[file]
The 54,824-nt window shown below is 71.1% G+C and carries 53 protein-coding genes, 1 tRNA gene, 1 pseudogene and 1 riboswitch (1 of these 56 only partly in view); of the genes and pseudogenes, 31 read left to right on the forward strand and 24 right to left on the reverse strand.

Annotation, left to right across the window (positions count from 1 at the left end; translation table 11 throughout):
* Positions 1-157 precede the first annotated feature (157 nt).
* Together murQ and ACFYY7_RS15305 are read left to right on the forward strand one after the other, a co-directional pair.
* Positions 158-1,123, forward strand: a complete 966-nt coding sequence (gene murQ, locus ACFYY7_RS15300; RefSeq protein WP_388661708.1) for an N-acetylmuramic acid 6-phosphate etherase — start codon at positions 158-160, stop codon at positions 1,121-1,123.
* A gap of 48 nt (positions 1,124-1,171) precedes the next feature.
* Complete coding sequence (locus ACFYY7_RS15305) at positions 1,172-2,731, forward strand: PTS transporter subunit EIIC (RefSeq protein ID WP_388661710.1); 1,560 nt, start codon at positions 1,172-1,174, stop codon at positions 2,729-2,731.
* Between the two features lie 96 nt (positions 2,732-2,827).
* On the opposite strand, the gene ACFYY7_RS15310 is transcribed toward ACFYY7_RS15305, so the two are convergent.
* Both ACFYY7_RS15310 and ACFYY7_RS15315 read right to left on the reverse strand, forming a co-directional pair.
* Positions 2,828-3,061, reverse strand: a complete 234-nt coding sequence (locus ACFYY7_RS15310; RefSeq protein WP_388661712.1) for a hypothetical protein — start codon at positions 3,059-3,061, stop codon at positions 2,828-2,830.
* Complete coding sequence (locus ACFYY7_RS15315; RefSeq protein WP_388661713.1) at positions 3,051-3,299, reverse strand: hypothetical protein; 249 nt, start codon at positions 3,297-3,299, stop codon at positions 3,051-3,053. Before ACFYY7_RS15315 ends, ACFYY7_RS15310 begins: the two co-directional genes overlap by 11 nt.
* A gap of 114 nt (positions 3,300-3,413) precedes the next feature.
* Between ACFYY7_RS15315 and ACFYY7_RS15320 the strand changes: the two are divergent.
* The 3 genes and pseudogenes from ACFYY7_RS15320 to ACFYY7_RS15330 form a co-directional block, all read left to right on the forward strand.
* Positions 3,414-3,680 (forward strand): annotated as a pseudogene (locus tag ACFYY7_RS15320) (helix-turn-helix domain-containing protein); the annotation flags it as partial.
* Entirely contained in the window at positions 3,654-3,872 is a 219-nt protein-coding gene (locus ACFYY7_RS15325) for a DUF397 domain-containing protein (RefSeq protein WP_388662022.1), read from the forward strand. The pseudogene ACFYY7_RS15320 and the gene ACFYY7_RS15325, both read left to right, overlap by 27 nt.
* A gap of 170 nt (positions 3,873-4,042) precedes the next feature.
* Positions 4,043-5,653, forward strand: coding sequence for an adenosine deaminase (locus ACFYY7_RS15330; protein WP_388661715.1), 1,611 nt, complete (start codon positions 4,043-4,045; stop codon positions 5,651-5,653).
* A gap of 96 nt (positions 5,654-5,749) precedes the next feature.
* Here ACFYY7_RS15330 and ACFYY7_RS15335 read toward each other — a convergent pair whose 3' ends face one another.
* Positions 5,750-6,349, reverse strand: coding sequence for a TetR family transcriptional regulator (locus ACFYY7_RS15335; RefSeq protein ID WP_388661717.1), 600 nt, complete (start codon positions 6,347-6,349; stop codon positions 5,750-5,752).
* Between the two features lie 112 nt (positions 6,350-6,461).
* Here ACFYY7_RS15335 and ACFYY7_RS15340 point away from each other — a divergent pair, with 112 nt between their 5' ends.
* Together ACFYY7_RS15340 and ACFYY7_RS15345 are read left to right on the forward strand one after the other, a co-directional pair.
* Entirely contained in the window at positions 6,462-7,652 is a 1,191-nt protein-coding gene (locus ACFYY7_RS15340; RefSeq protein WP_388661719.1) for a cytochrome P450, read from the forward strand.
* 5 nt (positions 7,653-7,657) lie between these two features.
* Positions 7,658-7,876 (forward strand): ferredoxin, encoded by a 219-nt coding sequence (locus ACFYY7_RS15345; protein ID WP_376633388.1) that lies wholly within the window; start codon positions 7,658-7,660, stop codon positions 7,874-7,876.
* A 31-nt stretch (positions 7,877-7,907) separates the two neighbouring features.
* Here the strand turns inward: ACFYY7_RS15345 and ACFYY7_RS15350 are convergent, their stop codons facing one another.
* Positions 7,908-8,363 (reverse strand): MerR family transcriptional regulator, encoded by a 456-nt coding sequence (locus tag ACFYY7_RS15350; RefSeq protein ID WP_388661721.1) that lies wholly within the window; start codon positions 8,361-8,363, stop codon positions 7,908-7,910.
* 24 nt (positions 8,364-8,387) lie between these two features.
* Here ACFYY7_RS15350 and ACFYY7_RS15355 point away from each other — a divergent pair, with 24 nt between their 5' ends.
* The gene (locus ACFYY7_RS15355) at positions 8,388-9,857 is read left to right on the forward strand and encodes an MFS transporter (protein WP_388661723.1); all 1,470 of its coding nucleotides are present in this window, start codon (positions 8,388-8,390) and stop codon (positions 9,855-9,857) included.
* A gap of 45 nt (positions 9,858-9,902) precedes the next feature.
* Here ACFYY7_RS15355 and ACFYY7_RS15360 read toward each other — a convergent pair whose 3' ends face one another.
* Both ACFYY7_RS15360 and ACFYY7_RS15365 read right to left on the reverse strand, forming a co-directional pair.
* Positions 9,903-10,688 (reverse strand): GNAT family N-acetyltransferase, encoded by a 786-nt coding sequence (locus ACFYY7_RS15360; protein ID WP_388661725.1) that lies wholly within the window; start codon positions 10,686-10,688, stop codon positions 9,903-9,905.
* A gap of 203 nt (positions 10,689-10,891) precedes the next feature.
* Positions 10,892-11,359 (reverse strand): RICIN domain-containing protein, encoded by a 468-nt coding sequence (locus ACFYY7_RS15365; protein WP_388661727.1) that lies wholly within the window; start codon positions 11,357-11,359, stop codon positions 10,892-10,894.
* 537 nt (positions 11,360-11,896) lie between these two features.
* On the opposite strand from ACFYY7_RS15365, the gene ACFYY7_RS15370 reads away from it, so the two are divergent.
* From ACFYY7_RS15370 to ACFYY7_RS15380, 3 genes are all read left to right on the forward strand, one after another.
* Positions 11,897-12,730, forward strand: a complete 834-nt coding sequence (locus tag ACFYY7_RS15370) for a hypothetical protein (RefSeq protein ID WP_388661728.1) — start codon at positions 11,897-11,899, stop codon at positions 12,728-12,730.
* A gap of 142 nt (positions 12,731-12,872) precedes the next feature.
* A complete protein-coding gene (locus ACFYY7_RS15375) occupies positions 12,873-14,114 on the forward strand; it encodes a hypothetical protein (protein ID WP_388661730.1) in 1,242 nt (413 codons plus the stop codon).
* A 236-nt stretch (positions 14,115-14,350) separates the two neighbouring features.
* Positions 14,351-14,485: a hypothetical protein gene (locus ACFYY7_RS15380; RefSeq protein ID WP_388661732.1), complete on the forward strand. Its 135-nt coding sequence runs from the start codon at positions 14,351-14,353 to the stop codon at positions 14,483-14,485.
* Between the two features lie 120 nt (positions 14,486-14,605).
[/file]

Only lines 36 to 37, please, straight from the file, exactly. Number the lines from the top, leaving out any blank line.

* Here ACFYY7_RS15355 and ACFYY7_RS15360 read toward each other — a convergent pair whose 3' ends face one another.
* Both ACFYY7_RS15360 and ACFYY7_RS15365 read right to left on the reverse strand, forming a co-directional pair.